Hampstead Theatre Summer 2007
It is the hottest summer in memory and everyone is restless. Grandfather lives from meal to meal and dreams of summers past; father seeks refuge in the company of a woman from town; and young Lily sits by the river at night and tries to hold on to memories of her dead mother.
It is eeling season, and the image of the eels who have swum upriver to spawn, shed their skins and writhe around in a tangled mass is made a strained metaphor both for Lily's emerging sexuality and for this family that has to break with its torpor and move on.
The problem with Neil Leyshon's new play is that it is all metaphor and mood for almost all of its length. Only in the last few minutes do two characters who have been avoiding each other sit down and have an unlikely conversation in which truths are spoken, amends are made, emotional contact is re-established and everyone will live happily ever after.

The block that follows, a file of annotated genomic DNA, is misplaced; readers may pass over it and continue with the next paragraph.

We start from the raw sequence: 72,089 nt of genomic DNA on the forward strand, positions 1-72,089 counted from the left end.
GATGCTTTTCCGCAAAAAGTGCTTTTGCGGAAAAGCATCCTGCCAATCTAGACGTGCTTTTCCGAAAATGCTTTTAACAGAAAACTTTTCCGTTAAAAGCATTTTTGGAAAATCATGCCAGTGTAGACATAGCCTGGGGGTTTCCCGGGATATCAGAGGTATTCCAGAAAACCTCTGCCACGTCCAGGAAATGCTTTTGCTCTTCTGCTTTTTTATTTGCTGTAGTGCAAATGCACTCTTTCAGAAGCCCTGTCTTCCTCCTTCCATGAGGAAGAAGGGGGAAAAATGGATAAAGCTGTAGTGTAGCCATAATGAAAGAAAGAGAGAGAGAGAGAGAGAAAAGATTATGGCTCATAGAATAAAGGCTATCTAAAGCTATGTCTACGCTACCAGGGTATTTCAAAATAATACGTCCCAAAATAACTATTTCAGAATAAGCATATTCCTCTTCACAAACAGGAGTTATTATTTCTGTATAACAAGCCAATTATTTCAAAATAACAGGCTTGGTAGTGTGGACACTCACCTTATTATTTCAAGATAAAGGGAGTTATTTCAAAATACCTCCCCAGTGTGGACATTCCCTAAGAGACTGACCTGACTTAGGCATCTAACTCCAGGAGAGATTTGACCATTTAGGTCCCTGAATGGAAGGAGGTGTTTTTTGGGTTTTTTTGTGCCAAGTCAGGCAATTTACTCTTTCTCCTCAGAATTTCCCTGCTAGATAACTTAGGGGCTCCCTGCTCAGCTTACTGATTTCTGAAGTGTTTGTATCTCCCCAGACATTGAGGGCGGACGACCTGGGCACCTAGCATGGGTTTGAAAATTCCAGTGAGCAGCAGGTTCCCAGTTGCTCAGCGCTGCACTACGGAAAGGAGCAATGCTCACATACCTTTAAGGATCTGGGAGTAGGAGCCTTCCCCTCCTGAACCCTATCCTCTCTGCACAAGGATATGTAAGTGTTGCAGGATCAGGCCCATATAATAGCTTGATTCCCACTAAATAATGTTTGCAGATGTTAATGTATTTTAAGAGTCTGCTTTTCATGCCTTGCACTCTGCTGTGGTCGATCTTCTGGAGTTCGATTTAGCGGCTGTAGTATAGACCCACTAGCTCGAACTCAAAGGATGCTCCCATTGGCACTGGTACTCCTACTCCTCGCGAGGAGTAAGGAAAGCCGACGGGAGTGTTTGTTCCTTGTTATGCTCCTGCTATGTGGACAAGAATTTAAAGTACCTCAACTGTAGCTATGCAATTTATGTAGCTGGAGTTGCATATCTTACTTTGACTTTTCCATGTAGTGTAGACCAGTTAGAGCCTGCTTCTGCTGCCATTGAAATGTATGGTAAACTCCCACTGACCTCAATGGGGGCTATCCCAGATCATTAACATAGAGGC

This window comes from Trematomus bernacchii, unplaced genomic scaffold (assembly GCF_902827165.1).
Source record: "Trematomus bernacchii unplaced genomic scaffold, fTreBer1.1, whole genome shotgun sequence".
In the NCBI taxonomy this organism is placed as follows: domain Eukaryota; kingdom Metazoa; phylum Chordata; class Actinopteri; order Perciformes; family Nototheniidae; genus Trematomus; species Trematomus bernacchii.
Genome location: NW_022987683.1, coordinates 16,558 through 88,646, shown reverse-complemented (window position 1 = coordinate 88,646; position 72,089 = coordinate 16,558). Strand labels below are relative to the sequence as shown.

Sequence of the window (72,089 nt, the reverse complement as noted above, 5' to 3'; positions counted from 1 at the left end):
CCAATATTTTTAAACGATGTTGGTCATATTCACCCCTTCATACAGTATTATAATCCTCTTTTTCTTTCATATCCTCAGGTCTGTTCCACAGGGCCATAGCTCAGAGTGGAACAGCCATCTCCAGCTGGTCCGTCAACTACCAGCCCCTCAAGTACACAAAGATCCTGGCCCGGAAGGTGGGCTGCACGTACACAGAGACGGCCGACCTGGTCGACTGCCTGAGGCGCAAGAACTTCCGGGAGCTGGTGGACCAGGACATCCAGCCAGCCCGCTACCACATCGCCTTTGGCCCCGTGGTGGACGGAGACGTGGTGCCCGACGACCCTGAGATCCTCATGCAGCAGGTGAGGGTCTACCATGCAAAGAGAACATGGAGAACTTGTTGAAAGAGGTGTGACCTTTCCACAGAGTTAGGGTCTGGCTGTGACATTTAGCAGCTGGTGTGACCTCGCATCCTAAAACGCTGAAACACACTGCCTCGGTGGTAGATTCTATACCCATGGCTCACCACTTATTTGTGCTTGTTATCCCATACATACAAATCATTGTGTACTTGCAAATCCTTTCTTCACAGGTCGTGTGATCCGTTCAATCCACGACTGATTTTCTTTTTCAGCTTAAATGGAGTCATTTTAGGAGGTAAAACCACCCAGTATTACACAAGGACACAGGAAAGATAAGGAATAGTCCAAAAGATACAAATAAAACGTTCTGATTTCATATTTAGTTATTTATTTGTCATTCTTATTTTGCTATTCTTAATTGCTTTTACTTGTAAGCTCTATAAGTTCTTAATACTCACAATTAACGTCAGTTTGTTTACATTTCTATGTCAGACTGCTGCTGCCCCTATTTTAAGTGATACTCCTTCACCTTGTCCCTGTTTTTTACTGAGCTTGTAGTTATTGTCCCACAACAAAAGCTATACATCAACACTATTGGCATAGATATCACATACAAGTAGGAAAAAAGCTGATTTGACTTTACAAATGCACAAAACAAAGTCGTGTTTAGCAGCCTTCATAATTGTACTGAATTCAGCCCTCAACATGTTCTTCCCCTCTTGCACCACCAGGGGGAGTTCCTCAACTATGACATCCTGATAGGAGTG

It is too little, too suddenly, too late. Leyshon's play simply hasn't had enough to say, even for its less-than-90-minute length, and for most of the evening we've been watching what seemed like the extended background and preparation for a play that was never actually getting started.
The cast and director Lucy Bailey work hard but they are attempting to create characters the playwright has defined by inaction and non-communication.
As a mood piece, trying to capture the weight of heat and darkness and oppressive silences and the stirrings of life that cannot be repressed, Glass Eels might have worked better as a short story. There simply isn't enough drama here, internal or external, to hold the stage.
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Glass Eeels - Hampstead Theatre 2007